Recently I came across an article with this title. I entered the major seminary in 1966, so I’ve been watching the church for more than a half-century at this point; and I think the author got things about right. He says near the start, “Carried along by inertia, churchmen have watched without comprehension while congregations have melted away, while the secularly educated younger generation increasingly has absented itself from worship and activity.” That’s been my experience, and quite possibly yours too. Later, diagnosing the problem, he continues, “If the Church is in any real sense to influence the world of tomorrow, it would seem that the Church must reform itself so that it can make a new and almost brutal proclamation of the ethics of Christ.” Here’s his list of items for that proclamation (all exact quotes, shortened with ellipses omitted so I can fit his list here):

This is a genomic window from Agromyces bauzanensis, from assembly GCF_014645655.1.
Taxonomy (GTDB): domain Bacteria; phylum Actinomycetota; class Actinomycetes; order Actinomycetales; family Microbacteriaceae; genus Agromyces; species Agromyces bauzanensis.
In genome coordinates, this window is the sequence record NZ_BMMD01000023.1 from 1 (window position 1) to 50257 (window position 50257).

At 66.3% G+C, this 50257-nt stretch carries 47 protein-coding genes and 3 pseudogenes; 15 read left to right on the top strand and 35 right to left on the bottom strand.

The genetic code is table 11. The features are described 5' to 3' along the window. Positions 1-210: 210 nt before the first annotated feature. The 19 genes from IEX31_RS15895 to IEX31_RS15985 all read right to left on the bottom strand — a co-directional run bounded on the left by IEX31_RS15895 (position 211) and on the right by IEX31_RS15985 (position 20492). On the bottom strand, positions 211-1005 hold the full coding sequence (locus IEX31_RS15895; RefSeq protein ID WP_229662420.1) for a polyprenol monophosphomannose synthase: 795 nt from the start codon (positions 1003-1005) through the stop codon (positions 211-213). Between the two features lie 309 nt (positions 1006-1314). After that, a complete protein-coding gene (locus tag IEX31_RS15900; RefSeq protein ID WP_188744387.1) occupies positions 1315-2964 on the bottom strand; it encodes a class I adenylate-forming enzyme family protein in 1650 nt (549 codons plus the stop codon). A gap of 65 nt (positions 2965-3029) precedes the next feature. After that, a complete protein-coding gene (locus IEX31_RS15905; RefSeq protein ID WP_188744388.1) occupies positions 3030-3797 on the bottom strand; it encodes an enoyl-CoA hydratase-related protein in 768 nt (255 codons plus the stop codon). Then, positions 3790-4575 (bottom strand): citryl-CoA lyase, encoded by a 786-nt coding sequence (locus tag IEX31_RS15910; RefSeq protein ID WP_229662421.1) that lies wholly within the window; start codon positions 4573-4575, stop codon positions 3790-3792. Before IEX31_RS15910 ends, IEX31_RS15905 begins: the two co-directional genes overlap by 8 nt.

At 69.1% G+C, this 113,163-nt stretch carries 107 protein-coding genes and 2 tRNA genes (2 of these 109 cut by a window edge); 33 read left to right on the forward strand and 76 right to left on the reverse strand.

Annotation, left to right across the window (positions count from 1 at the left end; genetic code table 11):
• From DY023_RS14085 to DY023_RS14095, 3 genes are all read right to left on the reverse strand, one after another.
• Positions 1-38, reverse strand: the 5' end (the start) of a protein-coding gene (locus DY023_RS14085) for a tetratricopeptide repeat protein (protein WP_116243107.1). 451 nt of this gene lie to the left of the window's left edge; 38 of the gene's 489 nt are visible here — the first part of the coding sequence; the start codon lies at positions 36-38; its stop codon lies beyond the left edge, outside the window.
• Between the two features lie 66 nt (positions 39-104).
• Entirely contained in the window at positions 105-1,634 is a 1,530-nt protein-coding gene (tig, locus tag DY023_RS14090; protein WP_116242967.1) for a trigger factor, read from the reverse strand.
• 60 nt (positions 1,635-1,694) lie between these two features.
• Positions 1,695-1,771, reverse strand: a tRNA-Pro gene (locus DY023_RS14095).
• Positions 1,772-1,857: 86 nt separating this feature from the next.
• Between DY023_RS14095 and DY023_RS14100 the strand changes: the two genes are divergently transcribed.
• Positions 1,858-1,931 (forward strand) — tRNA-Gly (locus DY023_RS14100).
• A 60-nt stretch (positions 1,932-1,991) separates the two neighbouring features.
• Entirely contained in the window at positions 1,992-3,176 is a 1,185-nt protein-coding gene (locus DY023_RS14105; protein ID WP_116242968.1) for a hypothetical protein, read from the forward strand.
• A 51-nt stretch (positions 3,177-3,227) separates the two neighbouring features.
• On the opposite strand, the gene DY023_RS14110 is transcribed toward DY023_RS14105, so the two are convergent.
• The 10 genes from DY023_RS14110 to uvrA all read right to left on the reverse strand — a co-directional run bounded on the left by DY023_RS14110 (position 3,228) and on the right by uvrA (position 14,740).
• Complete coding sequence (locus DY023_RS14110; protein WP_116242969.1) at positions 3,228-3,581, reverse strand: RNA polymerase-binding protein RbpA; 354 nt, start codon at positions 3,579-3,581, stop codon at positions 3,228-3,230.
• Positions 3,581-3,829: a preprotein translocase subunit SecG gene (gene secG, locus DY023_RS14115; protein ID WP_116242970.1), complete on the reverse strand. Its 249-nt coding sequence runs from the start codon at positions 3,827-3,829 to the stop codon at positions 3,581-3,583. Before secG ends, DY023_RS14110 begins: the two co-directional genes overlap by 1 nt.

The author goes on: “These ethical convictions are clear in the New Testament; recognized by reputable Christian theologians. In accordance with them Jesus lived. To them the saints have borne their witness. Because the Church of the late yesterdays soft-pedaled them, striking its forte on more comforting notes, stressing pious acts and subtle formulas with which to decorate an essential worldliness, the wisdom of Jesus is well-nigh forgotten. There are millions of Christians who simply do not know that the Christianity to which they give a vague and occasional allegiance involves obedience to such hard and searching sayings. (My emphasis.)
Why has the Church been dying around us? Look at the list above again. How often have you heard that preached, seen it put into practice by people who claim to be Christian? And if you want to blame it all on “the ‘60s,” or “Vatican II changes” or anything like that – the article was written in 1942. We have a long climb back. Until next week, peace.